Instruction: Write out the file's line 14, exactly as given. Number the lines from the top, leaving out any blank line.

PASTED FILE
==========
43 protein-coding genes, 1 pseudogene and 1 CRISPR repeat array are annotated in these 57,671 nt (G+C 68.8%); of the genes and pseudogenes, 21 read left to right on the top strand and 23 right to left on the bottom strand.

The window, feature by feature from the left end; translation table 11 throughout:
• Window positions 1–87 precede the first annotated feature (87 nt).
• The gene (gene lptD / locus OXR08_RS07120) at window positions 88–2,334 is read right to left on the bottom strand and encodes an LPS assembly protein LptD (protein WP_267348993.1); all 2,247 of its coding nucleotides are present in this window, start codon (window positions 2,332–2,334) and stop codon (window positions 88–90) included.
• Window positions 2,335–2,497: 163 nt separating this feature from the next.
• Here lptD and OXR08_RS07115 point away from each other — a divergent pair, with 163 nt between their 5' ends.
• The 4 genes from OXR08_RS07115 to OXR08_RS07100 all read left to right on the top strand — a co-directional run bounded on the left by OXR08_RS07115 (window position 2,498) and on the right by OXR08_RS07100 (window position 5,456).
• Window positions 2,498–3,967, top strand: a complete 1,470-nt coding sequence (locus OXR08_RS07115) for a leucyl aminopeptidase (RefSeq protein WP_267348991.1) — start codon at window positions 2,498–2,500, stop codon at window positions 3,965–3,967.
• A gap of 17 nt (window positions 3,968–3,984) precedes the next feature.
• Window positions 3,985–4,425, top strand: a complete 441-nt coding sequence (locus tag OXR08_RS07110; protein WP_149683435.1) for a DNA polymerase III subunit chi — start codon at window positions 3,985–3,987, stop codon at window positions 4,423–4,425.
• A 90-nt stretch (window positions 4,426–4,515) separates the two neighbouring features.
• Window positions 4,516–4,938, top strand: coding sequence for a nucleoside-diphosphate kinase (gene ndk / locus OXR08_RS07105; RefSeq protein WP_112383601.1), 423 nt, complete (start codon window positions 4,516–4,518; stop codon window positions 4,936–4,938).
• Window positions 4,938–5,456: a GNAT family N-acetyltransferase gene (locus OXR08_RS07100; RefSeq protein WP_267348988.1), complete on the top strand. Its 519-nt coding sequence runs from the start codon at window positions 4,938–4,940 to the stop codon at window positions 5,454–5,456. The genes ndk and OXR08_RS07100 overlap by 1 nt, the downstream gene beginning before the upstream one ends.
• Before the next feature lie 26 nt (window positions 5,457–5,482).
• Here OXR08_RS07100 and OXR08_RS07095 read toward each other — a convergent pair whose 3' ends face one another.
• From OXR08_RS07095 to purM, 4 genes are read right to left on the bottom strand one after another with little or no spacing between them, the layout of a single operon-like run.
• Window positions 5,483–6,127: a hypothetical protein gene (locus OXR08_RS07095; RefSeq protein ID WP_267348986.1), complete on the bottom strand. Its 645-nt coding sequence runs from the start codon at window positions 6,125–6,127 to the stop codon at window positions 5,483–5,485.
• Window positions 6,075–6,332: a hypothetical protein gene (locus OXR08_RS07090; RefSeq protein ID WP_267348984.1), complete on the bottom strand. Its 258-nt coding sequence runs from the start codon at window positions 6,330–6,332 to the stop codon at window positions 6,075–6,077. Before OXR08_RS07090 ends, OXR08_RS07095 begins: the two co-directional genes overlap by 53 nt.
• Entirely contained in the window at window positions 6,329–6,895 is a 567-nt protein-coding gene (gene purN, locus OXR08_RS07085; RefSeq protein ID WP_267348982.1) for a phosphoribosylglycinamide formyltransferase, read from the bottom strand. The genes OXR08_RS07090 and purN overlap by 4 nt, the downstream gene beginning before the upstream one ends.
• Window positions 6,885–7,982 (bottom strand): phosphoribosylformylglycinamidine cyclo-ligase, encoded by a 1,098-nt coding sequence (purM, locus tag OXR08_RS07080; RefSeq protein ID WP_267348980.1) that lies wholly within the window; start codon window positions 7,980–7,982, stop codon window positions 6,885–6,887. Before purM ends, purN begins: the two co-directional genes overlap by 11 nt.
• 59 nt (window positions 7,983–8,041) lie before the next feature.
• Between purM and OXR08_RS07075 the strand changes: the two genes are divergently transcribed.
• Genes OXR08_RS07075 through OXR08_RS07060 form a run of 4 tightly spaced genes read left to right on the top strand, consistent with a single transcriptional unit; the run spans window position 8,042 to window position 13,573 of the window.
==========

• Before the next feature lie 26 nt (window positions 5,457–5,482).